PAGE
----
Gish's film career saw its halcyon days in the era of the silents, though she was able to adapt neatly enough to talking pictures, a transition many silent stars were unable to achieve. But her string had run out in Hollywood by 1933, and she returned to the stage for an entirely respectable live performance career, including a 66-week run in "Life with Father" in Chicago. She also acted in the classics, ranging from Shakespeare to O'Neill.
In her old age, Gish again became an active and visible motion picture performer, appearing in such films as the 1960 western "The Unforgiven," "The Comedians" and the memorable "Night of the Hunter." As recently as 1986 she won rave reviews for an appearance in "Sweet Liberty" and for "The Whales of August" in 1987.
By contrast, Ruby Keeler wasn't much of an actress. She was a lousy singer and she wasn't even a very good dancer. But she entered show biz legend when she literally went out there a chorus girl and came back a star.
Keeler hit Broadway in the '20s and the movies in the '30s just as the musical comedy was to begin its brief run as the preeminent film form. Her first film -- she literally enacted in the plot the chorus-girl/star transformation that was simultaneously happening in her own life -- was the brilliant Busby Berkeley musical "42nd Street" in 1933. Her active screen career hardly lasted a decade, and the history books aren't kind to her: "She made her small talent go a long way in the musicals of the early thirties," says Leslie Halliwell in his "Halliwell's Film Companion." But the original Variety review, in 1933, got what was special about Keeler in a way that the more studied responses didn't: "Ruby Keeler, as the unknown who comes through and registers hit, is utterly convincing."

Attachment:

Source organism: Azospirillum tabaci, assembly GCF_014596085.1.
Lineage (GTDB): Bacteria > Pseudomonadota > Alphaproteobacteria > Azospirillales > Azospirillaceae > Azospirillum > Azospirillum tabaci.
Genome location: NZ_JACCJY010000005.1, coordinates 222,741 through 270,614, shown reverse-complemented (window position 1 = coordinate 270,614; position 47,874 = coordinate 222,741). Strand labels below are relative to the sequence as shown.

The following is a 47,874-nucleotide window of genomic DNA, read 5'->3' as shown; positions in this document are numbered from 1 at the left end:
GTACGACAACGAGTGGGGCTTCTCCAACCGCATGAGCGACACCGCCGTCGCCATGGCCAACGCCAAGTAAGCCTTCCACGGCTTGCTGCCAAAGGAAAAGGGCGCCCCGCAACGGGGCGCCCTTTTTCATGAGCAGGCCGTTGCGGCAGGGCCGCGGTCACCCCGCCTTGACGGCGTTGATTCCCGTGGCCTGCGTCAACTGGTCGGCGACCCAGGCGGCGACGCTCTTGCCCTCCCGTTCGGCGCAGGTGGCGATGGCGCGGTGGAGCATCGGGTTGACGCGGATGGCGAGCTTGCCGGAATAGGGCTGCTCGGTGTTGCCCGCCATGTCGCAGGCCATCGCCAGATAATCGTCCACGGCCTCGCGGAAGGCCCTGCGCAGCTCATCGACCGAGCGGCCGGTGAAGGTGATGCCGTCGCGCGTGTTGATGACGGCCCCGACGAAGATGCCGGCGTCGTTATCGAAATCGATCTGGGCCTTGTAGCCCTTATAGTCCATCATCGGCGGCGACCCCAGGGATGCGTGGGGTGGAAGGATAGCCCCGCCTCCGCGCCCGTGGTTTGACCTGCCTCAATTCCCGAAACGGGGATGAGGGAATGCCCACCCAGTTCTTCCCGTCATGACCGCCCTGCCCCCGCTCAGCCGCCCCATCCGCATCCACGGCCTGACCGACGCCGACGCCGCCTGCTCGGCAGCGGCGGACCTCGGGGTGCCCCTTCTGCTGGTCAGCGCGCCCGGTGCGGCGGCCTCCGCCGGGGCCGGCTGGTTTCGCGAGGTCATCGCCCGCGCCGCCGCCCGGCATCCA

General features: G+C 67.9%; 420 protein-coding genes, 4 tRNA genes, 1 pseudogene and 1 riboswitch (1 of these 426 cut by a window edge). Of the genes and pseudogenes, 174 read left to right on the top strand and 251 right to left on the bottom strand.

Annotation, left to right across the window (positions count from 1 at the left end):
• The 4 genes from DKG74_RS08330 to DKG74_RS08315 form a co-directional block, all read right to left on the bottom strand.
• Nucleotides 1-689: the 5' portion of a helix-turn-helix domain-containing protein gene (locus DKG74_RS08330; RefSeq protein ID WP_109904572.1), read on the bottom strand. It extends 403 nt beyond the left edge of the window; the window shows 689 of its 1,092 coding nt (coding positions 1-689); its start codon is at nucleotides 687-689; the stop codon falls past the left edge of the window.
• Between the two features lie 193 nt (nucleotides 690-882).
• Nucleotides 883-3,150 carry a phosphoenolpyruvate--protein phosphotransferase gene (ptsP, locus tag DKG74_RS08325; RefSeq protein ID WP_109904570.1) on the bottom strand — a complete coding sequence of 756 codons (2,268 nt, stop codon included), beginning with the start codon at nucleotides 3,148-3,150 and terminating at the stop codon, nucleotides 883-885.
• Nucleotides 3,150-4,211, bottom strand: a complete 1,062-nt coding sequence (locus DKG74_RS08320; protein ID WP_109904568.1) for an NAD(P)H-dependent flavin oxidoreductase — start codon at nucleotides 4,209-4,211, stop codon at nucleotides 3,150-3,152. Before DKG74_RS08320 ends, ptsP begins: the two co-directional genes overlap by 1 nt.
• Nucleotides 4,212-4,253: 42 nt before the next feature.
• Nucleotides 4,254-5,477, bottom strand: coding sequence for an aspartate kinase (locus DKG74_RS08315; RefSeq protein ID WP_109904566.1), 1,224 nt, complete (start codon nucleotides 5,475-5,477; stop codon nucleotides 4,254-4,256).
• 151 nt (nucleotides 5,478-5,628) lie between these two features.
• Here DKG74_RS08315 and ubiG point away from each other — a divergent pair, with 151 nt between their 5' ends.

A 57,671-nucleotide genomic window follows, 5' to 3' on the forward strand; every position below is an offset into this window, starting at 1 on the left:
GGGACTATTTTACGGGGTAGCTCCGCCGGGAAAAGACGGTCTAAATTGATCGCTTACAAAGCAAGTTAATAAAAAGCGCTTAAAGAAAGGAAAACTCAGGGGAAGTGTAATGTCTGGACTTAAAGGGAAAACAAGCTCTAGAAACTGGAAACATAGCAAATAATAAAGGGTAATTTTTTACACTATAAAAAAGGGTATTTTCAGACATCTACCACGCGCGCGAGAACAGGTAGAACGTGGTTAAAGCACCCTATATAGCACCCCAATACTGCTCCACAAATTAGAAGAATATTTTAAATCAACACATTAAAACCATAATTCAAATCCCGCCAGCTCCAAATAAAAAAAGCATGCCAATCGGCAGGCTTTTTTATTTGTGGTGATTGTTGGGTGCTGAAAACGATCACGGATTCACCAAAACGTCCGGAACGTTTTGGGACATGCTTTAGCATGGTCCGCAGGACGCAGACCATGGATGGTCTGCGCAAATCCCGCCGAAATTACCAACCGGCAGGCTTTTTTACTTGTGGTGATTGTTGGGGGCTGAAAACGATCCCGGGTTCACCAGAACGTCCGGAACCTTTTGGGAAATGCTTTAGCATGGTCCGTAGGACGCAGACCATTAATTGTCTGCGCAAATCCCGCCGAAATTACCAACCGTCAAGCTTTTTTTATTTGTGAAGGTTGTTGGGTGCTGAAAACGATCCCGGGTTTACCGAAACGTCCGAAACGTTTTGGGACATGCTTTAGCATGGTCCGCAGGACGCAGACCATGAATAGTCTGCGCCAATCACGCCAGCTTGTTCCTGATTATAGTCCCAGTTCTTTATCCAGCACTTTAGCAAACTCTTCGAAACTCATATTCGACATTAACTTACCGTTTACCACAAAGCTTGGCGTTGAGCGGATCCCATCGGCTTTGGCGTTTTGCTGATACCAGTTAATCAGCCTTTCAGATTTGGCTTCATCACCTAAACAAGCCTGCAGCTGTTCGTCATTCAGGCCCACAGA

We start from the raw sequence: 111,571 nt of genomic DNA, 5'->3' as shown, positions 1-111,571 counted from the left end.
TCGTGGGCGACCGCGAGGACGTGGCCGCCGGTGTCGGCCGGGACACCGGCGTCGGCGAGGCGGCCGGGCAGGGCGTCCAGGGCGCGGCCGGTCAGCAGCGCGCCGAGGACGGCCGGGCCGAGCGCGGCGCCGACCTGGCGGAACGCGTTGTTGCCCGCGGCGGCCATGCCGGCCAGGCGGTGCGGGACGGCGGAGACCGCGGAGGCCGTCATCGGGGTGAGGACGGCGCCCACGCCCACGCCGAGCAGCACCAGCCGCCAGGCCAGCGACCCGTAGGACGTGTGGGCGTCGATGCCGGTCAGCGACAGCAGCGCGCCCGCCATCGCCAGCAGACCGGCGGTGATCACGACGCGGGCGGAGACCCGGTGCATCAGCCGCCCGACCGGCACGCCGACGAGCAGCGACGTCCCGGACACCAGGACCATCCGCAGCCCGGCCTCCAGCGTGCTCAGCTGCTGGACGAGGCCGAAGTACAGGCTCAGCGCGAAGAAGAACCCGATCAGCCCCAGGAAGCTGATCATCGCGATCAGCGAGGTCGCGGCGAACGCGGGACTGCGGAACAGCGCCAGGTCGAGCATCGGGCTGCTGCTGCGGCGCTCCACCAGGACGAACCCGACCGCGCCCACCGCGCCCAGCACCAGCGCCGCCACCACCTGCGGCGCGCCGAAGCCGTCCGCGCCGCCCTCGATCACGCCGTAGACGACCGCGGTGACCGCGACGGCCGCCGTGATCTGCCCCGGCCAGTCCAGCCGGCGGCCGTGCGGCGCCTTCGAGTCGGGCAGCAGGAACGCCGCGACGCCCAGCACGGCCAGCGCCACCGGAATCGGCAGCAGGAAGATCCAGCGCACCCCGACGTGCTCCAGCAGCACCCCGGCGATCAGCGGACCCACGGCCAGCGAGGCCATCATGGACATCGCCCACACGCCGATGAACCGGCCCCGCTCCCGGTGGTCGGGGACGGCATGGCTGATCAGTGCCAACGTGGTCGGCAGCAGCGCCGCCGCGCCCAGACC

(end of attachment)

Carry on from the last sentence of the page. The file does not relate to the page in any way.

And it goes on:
There wasn't much that Keeler did brilliantly -- she was tall and gawky, an uncertain actress whose face tended to lock into a tightly constricted mask, and the sad fact of her dancing was that it was a good deal more energetic in its tap-tap-tapping urgency than elegant or even particularly good -- but Berkeley's camera captured her ardency, her love of the theater, her willingness to work so hard to become a star.
It was a new, democratic value in a theater where slick professionalism had always been valued. Keeler was the musical comedy equivalent of all those up-from-the-streets guys who were making their way into American movies at the same time, all, somehow, finding their way to the Warner Bros. studios that ++ so celebrated the city as the bubbling font of creativity and gumption: the Jimmy Cagneys, the Humphrey Bogarts, the Eddie Robinsons. In her way, she stood for the same thing: You deserved anything you could claw your way into.
As it turned out, Berkeley was the perfect director to capture this in her, and her films with him -- besides "42nd Street," "Gold Diggers of 1933," "Footlight Parade" and "Dames" -- were by far her best. Her private life was briefly storied, when she became Al Jolson's third wife when Jolson was the biggest star on Broadway; they were married from 1928 until 1939.